Another road game against a top five opponent, another lopsided loss. Did the Vols look significantly worse, or were their opponents just significantly better? We try to sort it out in this week's trending report.
- Opportunity. The Vols have a very good Alabama team coming into Neyland on Saturday. But here's the thing: Alabama isn't as good as Ole Miss. But a win--or even a competitive performance--against Alabama would do a lot more for the psyche of the team and of the fans than one against Ole Miss would've. It's more than just the rivalry, it's that Alabama has been the team to beat for years now, and Ole Miss hasn't. So the Vols have an easier opponent but would get more mileage out of a good performance. And they're playing a night game at home. There is no better chance to make a huge statement.
- Wear and tear. [Spoiler: this is one of these "trending up" that isn't good.] When you lack depth, wear and tear is one of your biggest enemies. Last year, Tennessee played a pair of excellent games against quality opponents in October but then fell off a cliff late in the season. They lost three consecutive blowouts against Alabama, Missouri, and Auburn and then dropped an ugly game to a mediocre Vanderbilt team. But because the Vols already had a win against South Carolina--who finished in the top five--they still had some positive momentum to carry into the offseason. After dropping a heartbreaker to Georgia and losing an ugly contest against Florida, the Vols don't have that big win this year, so they still need it somewhere in the last five games of the season. The schedule is easier this year, but mental and physical fatigue will be a dangerous enemy. If the team gets blown out by Alabama and enters the South Carolina/Missouri/Kentucky stretch mentally and physically exhausted, there's a real chance of a 4-8 or 5-7 season, and either one of those are liable to result in a very long offseason. Tennessee's quarterback is banged up, three of the top six offensive linemen are battling injuries, and the linebackers play far too many snaps. This is dangerous territory, and the Vols desperately need to respond.
- Hero Worley. After the Georgia game, it looked like Justin Worley had taken massive strides forward in 2014 and was the man to lead the Tennessee offense. Not to dominance, but to enough competence to keep the Vols in games while letting the defense do its thing. Even though his stats looked bad against Oklahoma, Worley played a mostly good game (one horrific end zone INT aside), and against Georgia, he gave Tennessee a chance to win. Against Florida, it was a different story. A couple major mistakes by the senior quarterback went a long way towards costing the Vols the game. Lest we look at that game as an anomaly, against Ole Miss, Worley averaged just 5.6 yards per attempt and threw three interceptions. Tennessee's defense is good enough that Game Manager Worley will give them a chance to win against almost everyone left on the schedule. But Hero Worley puts the defense in bad situations time and time again. Worley is not good enough to win games by himself, and the more he tries to do so, the worse it is for Tennessee.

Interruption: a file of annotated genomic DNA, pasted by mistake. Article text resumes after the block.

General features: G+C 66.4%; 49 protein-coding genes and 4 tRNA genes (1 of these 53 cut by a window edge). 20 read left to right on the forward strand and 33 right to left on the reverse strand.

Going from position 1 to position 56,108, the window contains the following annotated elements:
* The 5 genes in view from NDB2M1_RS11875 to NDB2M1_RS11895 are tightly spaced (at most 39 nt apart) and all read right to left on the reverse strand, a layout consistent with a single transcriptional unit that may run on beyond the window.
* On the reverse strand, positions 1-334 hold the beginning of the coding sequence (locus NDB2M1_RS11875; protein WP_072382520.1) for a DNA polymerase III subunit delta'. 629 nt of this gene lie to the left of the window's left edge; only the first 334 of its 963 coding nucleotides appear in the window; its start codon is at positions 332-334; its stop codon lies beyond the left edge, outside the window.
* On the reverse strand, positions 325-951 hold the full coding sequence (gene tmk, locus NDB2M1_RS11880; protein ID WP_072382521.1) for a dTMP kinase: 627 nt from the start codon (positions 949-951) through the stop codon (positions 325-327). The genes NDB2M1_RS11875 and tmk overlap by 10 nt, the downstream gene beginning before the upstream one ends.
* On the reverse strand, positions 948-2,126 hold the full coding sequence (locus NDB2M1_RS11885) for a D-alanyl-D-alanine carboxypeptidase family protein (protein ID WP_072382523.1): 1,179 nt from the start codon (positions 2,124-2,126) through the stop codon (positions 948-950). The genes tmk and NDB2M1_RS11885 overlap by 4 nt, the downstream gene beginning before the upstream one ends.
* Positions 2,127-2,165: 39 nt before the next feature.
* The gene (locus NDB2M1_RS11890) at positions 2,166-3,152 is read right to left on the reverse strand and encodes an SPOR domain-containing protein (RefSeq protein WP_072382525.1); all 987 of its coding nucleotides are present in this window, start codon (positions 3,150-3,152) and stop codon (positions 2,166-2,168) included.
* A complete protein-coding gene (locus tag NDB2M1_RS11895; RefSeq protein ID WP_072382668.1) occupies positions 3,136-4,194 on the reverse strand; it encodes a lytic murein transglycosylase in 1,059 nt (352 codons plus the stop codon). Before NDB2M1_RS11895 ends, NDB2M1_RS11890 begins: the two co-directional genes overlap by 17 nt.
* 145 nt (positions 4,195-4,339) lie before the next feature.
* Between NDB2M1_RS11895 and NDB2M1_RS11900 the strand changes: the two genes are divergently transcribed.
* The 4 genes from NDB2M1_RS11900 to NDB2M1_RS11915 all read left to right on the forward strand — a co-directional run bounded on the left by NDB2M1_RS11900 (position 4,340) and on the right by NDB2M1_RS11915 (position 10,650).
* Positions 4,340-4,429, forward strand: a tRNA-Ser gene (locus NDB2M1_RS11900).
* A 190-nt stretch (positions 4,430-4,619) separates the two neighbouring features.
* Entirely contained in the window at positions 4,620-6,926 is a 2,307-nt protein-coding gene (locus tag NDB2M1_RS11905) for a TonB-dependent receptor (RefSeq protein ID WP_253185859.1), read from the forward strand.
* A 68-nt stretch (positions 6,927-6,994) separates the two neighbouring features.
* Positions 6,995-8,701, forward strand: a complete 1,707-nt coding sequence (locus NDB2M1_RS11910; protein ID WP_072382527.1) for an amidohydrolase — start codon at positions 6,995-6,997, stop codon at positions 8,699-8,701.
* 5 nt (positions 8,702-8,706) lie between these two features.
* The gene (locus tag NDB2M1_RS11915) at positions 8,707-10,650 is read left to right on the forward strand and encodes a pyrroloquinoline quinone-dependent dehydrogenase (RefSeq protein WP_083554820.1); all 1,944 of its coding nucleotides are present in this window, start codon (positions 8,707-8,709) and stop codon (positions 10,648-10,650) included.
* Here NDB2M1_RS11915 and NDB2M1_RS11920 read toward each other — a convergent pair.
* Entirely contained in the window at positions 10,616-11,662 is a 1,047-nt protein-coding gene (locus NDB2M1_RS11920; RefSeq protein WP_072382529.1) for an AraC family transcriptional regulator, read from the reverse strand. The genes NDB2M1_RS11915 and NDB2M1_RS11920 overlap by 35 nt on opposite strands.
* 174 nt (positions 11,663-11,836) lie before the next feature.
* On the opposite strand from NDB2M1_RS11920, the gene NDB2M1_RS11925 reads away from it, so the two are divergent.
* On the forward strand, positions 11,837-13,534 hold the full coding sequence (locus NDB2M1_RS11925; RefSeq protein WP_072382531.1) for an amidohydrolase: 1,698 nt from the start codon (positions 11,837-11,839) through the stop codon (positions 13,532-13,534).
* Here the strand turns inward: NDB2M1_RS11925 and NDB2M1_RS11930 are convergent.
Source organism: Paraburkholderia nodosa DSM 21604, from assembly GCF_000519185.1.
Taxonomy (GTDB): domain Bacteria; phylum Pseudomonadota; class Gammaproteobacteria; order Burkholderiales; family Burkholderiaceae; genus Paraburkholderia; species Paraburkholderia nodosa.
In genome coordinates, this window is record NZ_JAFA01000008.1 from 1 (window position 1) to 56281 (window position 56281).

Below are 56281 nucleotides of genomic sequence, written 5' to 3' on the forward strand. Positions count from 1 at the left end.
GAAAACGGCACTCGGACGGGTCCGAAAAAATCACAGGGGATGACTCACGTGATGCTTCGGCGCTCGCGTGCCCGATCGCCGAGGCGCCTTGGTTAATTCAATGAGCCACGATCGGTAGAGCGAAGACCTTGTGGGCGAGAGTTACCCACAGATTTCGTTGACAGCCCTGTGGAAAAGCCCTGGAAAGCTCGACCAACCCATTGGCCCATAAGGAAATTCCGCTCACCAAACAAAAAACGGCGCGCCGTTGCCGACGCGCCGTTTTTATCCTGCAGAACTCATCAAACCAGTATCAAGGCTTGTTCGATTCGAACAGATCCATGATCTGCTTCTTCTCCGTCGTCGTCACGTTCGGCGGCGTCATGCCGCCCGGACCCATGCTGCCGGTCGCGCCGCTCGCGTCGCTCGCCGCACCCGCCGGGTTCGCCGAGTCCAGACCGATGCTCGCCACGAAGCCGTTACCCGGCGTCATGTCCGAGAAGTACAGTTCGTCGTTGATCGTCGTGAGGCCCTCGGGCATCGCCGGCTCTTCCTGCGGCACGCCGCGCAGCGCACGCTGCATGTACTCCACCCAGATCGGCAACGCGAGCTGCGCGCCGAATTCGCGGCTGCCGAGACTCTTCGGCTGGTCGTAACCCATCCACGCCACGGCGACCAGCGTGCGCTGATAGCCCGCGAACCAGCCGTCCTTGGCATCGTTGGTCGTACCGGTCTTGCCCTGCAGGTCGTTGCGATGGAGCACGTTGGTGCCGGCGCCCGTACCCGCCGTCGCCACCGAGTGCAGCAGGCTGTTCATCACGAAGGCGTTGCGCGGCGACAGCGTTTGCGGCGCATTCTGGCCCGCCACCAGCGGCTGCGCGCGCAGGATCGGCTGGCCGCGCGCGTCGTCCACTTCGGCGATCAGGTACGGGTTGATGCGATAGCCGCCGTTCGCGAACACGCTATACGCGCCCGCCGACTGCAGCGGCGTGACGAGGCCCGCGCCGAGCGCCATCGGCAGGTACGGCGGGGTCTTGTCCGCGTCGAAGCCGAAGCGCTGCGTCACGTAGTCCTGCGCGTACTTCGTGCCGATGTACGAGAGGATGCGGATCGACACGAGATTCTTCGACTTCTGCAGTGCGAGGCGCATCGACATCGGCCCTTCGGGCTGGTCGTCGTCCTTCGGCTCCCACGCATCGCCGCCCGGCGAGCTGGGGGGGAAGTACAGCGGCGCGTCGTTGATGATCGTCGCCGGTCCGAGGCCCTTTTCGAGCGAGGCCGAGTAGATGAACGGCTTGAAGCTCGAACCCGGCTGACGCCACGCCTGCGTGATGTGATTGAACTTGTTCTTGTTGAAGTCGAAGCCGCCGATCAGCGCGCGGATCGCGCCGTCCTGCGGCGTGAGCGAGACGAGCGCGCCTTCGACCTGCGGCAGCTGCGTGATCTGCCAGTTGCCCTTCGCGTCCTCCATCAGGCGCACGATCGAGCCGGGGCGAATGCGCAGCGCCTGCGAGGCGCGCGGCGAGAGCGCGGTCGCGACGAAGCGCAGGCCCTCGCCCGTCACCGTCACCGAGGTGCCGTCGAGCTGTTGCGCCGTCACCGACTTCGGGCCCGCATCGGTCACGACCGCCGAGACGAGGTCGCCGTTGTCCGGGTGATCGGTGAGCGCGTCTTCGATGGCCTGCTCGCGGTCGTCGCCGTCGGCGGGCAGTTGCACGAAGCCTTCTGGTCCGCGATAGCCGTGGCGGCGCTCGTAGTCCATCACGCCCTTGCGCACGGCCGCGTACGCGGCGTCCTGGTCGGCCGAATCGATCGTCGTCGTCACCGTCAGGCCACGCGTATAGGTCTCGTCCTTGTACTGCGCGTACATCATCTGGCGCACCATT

- Taking advantage of schedule factors. Last year, Tennessee went into the South Carolina game off a bye, while the Gamecocks were between two SEC road trips and were looking ahead to a big game against undefeated Missouri. This year, Tennessee went into the Ole Miss game off an FCS opponent, while the Rebels were between two SEC road trips in the midst of one of the most brutal five-game stretches around and were looking ahead to a big game against rival LSU. Last year, the Vols took full advantage. This year, not so much.
- The offensive line. Yeah, they allowed seven sacks. Yeah, they contributed to Worley throwing three picks. Yeah, the running game finished with zero yards. But when you give up five sacks to an FCS opponent, what do you expect against one of the best defenses in the country? This week wasn't a big step down, it was a big step up in quality of competition. The fact remains that the line hasn't made noticeable improvements over the course of the season, and that's a problem, but after Florida and Chattanooga, this game went pretty much as expected.
- The defense (starters). Ole Miss went three-and-out on six of their first seven drives. The Vols held the Rebels to their lowest yards-per-play output of the season (and this is a team that has played Alabama). This would be in the "trending up" section except that it's expected at this point. Tennessee's starting defense is good. And next year it should be even better.
- The defense (depth). While the 34 points on the scoreboard is extremely unfair to a defense that played well (this is where we note that two of those touchdown drives covered 35 or fewer yards), the fact remains that they dropped off significantly after the first 1.5 quarters. The same thing happened against Georgia. You could look at this and wonder about John Jancek's ability to handle his opponents' adjustments, but I don't think that is the right place to look. The fact is, Tennessee's depth is razor thin. The starters are playing way too many snaps. And both Georgia and Ole Miss starting getting their offenses rolling during a sequence of three-and-outs for the Tennessee offense. All signs point to depth as the issue. And if that wasn't conclusive enough, the big matchup that Ole Miss was able to leverage into second quarter offense was against Tennessee's #4 corner. Depth.